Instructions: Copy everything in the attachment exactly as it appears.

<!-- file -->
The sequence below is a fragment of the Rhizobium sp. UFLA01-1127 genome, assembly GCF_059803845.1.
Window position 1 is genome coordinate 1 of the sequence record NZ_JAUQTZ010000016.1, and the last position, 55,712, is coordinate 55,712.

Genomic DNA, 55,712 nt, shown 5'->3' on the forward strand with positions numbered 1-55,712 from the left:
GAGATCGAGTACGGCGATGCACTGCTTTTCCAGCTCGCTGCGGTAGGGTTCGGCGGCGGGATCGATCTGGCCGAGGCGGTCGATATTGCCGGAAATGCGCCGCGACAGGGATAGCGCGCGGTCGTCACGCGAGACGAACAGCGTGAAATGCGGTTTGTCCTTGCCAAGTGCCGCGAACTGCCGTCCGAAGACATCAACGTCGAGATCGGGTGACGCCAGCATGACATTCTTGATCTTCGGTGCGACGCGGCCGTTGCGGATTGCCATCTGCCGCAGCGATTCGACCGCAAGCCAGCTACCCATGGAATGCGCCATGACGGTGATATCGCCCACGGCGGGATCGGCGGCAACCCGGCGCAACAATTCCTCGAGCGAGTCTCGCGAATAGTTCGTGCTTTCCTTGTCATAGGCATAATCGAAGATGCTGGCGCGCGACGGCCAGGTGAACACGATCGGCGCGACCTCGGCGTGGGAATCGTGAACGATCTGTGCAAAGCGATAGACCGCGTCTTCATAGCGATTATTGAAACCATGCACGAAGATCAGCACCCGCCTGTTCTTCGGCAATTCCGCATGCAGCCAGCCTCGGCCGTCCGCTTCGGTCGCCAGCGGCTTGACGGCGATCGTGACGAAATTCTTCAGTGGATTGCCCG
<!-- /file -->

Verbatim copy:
The sequence below is a fragment of the Rhizobium sp. UFLA01-1127 genome, assembly GCF_059803845.1.
Window position 1 is genome coordinate 1 of the sequence record NZ_JAUQTZ010000016.1, and the last position, 55,712, is coordinate 55,712.

Genomic DNA, 55,712 nt, shown 5'->3' on the forward strand with positions numbered 1-55,712 from the left:
GAGATCGAGTACGGCGATGCACTGCTTTTCCAGCTCGCTGCGGTAGGGTTCGGCGGCGGGATCGATCTGGCCGAGGCGGTCGATATTGCCGGAAATGCGCCGCGACAGGGATAGCGCGCGGTCGTCACGCGAGACGAACAGCGTGAAATGCGGTTTGTCCTTGCCAAGTGCCGCGAACTGCCGTCCGAAGACATCAACGTCGAGATCGGGTGACGCCAGCATGACATTCTTGATCTTCGGTGCGACGCGGCCGTTGCGGATTGCCATCTGCCGCAGCGATTCGACCGCAAGCCAGCTACCCATGGAATGCGCCATGACGGTGATATCGCCCACGGCGGGATCGGCGGCAACCCGGCGCAACAATTCCTCGAGCGAGTCTCGCGAATAGTTCGTGCTTTCCTTGTCATAGGCATAATCGAAGATGCTGGCGCGCGACGGCCAGGTGAACACGATCGGCGCGACCTCGGCGTGGGAATCGTGAACGATCTGTGCAAAGCGATAGACCGCGTCTTCATAGCGATTATTGAAACCATGCACGAAGATCAGCACCCGCCTGTTCTTCGGCAATTCCGCATGCAGCCAGCCTCGGCCGTCCGCTTCGGTCGCCAGCGGCTTGACGGCGATCGTGACGAAATTCTTCAGTGGATTGCCCG